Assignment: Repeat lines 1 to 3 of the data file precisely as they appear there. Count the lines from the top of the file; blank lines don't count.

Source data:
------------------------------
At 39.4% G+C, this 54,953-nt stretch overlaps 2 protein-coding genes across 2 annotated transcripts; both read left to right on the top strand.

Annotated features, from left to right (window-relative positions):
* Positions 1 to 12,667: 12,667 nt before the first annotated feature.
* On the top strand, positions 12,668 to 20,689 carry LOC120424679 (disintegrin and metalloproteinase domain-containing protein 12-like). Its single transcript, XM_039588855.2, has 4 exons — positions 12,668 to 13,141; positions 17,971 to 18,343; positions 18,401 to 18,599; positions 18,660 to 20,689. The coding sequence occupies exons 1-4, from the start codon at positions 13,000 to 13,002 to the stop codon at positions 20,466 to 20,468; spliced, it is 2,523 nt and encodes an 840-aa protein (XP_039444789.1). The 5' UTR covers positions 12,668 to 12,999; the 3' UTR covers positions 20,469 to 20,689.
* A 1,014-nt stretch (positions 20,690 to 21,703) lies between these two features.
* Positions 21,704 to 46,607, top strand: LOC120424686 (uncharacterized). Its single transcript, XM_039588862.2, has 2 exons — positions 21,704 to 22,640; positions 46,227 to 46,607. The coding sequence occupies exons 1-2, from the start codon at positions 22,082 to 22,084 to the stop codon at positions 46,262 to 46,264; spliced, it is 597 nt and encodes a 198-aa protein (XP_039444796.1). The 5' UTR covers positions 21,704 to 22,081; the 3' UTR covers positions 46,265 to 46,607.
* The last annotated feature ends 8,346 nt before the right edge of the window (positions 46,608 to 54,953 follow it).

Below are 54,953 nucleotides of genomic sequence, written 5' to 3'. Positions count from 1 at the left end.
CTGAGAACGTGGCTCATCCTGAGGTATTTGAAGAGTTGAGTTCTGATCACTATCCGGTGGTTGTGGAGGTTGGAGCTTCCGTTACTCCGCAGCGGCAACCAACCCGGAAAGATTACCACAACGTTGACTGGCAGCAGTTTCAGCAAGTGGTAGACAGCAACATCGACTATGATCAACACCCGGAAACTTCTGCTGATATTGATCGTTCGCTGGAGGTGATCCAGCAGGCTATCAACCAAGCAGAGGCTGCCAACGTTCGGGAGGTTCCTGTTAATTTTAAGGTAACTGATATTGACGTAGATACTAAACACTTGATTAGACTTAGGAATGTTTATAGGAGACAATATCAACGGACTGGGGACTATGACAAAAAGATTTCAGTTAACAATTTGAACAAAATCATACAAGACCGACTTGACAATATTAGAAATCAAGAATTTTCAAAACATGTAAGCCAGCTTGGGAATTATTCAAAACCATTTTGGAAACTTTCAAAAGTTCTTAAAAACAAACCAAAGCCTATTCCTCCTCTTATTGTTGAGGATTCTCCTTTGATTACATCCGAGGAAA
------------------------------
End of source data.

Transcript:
At 39.4% G+C, this 54,953-nt stretch overlaps 2 protein-coding genes across 2 annotated transcripts; both read left to right on the top strand.

Annotated features, from left to right (window-relative positions):
* Positions 1 to 12,667: 12,667 nt before the first annotated feature.